Garry Donaldson has been enchanted with Isle Haute since he was a teen.
Now the manager of migratory birds and habitat for the Canadian Wildlife Service, he couldn’t be happier that his department, Environment and Climate Change Canada, will protect the island in the Bay of Fundy just eight kilometres off Advocate Harbour.
The island will become the 12th National Wildlife Area in Atlantic Canada and the 56th in Canada.
“When I think back to the five years I lived back in Greenwood that’s one of the things that stuck out in my memory, walking along the Fundy coastline and looking out across to the island and wondering what was there,” Donaldson said Tuesday.
While there’s still some work to be done, Environment and Climate Change Canada will soon take possession of the island from the Canadian Coast Guard.
“When you look at where my life went between those hikes as a teenager and what we’re doing today makes it all the more special,” he said.
The island, that is three kilometres long and 400 metres wide, was used by the Mi’kmaq to make stone tools for several thousand years before the arrival of the first Europeans, while in 1604 Samuel de Champlain gave it the Isle Haute, or high island, for its towering 100-metre tall cliffs.
For Cumberland-Colchester MP Bill Casey, the announcement marks the conclusion of 18 years of work dating back to 2001 when he saw an ad offering the island for sale in the Canadian Geographic magazine.
“I’m so grateful for all the pieces to come together. I know things with government take time and I don’t mind that it took 18 years, as long as it happens,” Casey said. “It’s an asset we can build on in Cumberland and Colchester counties and it’s going to be a great enhancement for the proposed Aspiring Cliffs of Fundy Geopark. At the end, I’m just glad it has been saved.”
Casey said the waiting period included four governments and four prime ministers, some of whom were more interested than others. He said all that changed when he first showed aerial photos of Isle Haute to Environment and Climate Change Minister Catherine McKenna.
“She got behind this from Day 1. Her enthusiasm was incredible. The minute she saw the photos she told me ‘we have got to do this, it has to be done.’ Even with her enthusiasm and support, it still took four years to get it done.”
The timing is also perfect since officials from UNESCO will be in the area within the next several months doing an evaluation of the geopark project.
“Having the Government of Canada saying this is a protected national wilderness area will do a lot to assist that application,” said Casey, who credited the community as the Guardians of Isle Haute for its support of protecting the island. “You cannot go to the island and not be moved by the majesty of the cliffs and the wildlife. The last time I was there, we just putted around the island and there must have been a hundred seals that followed us all the way around the island to see what we were doing. It is just magic.”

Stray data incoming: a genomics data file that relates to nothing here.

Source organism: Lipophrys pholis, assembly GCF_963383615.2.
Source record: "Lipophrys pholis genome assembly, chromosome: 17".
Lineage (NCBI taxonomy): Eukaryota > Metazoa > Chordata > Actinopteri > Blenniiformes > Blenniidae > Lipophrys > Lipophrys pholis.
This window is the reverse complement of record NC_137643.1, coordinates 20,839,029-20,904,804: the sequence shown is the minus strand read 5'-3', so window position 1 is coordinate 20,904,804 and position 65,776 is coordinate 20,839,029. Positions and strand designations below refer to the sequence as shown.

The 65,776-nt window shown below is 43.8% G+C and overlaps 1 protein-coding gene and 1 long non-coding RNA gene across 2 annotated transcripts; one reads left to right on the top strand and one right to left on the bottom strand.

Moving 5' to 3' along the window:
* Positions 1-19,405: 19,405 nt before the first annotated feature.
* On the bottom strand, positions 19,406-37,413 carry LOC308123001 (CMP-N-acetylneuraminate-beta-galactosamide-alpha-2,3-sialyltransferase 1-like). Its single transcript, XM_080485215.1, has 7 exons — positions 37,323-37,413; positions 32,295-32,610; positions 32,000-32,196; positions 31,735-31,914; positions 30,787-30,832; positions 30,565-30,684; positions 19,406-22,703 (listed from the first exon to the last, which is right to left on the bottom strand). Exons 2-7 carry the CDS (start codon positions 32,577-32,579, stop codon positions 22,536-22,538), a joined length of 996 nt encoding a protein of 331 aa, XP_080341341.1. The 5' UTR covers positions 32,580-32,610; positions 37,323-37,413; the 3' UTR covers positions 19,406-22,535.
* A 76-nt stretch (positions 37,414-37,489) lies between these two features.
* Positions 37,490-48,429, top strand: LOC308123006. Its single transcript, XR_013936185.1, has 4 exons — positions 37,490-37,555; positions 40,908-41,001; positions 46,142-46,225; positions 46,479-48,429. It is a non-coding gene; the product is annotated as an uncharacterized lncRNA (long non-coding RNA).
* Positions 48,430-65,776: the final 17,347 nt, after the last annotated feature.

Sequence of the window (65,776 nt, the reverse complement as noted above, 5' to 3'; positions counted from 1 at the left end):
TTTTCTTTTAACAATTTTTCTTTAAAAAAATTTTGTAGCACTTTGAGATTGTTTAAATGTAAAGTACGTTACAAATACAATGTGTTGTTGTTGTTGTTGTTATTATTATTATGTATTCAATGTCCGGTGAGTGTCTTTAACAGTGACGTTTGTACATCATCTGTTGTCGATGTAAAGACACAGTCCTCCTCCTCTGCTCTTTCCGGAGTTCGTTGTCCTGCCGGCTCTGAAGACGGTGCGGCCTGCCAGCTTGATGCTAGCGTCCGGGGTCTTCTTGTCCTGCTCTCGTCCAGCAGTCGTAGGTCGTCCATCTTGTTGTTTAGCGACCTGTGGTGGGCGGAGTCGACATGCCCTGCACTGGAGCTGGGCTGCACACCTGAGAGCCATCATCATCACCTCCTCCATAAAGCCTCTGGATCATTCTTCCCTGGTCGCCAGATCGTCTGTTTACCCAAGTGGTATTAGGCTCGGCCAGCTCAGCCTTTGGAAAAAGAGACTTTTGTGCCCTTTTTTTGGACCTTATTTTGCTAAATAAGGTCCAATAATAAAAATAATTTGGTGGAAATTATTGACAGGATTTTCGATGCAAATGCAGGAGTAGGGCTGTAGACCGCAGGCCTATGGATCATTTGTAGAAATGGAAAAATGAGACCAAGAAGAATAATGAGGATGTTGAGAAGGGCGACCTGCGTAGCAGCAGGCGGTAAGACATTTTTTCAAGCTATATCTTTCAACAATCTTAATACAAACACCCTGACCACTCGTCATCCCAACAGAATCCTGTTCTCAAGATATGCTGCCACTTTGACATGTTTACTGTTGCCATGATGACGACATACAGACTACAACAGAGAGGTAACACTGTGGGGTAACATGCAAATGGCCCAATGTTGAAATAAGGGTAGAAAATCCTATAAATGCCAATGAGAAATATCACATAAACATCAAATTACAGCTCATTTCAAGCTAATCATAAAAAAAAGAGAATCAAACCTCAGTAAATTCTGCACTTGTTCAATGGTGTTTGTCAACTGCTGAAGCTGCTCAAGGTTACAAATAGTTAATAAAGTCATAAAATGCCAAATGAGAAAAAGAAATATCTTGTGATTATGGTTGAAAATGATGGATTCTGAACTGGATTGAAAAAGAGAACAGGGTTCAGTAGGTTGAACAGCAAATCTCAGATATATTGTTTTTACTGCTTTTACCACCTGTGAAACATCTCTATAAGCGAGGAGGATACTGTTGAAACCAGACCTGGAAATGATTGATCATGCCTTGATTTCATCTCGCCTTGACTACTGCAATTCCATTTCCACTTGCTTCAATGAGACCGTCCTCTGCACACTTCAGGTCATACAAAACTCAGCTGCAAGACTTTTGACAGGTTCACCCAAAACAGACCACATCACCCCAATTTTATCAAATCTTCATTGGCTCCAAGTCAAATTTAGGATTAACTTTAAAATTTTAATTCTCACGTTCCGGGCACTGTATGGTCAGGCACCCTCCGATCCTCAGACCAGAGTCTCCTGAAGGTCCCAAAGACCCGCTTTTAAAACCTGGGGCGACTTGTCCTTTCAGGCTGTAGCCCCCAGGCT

Dr. John Calder, Nova Scotia’s senior geologist, has been interested in the island not only for its geological story but also because of its natural beauty.
“It’s an incredible place and it’s so wild out in the bay. It has had human interaction for who knows how long but it still survives as this natural beautiful part of the earth. That’s what’s really striking to me,” said Calder, who is also active with effort to create the geopark. “It really has its origins in the origins of the modern world. When the massive continent of Pangea started to split apart 200 million years ago that’s when Isle Haute was formed. That underscores the deep primeval history of that place and it’s really special.”
The island is also important to the Indigenous community. Roger Hunka of the Maritime Aboriginal Peoples Council said no one knows how far back Indigenous habitation goes.
He said Indigenous people’s interaction with the island could be as old, or older than Debert, which an archeologist says habitation goes back as far as 11,000 years.
“It’s a significant island in that it represents a continuum from the Mi’kmaq people, who used that island and lived on that island, to Samuel de Champlain and the French connection and the name Isle Haute and then with the English,” Hunka said. “It’s great the community is trying to protect it and preserve it. It’s an excellent example of biodiversity and it’s also a unifying island in that it’s bringing everyone together to protect its biodiversity.”